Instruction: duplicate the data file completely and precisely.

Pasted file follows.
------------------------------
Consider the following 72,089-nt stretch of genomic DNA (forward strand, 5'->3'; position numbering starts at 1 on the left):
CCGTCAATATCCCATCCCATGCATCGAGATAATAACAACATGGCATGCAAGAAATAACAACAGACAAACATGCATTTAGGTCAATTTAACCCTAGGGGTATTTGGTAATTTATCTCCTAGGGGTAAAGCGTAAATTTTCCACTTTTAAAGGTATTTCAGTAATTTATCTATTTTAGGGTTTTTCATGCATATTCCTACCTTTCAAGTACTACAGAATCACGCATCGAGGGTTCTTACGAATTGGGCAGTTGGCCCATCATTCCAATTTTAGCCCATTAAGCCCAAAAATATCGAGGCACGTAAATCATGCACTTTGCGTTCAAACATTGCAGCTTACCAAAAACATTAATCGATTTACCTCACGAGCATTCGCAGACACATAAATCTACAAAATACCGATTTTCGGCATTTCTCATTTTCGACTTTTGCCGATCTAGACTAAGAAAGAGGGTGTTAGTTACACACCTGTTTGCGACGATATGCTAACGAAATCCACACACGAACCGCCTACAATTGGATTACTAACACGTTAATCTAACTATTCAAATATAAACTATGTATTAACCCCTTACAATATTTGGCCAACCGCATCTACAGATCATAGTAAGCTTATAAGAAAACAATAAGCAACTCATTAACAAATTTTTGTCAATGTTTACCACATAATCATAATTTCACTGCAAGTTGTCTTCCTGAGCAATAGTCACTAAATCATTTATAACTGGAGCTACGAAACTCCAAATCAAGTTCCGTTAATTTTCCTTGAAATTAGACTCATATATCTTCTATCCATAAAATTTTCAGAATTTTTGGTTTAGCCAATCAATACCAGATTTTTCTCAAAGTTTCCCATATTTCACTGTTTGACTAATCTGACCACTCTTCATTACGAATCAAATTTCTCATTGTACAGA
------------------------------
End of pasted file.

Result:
Consider the following 72,089-nt stretch of genomic DNA (forward strand, 5'->3'; position numbering starts at 1 on the left):
CCGTCAATATCCCATCCCATGCATCGAGATAATAACAACATGGCATGCAAGAAATAACAACAGACAAACATGCATTTAGGTCAATTTAACCCTAGGGGTATTTGGTAATTTATCTCCTAGGGGTAAAGCGTAAATTTTCCACTTTTAAAGGTATTTCAGTAATTTATCTATTTTAGGGTTTTTCATGCATATTCCTACCTTTCAAGTACTACAGAATCACGCATCGAGGGTTCTTACGAATTGGGCAGTTGGCCCATCATTCCAATTTTAGCCCATTAAGCCCAAAAATATCGAGGCACGTAAATCATGCACTTTGCGTTCAAACATTGCAGCTTACCAAAAACATTAATCGATTTACCTCACGAGCATTCGCAGACACATAAATCTACAAAATACCGATTTTCGGCATTTCTCATTTTCGACTTTTGCCGATCTAGACTAAGAAAGAGGGTGTTAGTTACACACCTGTTTGCGACGATATGCTAACGAAATCCACACACGAACCGCCTACAATTGGATTACTAACACGTTAATCTAACTATTCAAATATAAACTATGTATTAACCCCTTACAATATTTGGCCAACCGCATCTACAGATCATAGTAAGCTTATAAGAAAACAATAAGCAACTCATTAACAAATTTTTGTCAATGTTTACCACATAATCATAATTTCACTGCAAGTTGTCTTCCTGAGCAATAGTCACTAAATCATTTATAACTGGAGCTACGAAACTCCAAATCAAGTTCCGTTAATTTTCCTTGAAATTAGACTCATATATCTTCTATCCATAAAATTTTCAGAATTTTTGGTTTAGCCAATCAATACCAGATTTTTCTCAAAGTTTCCCATATTTCACTGTTTGACTAATCTGACCACTCTTCATTACGAATCAAATTTCTCATTGTACAGA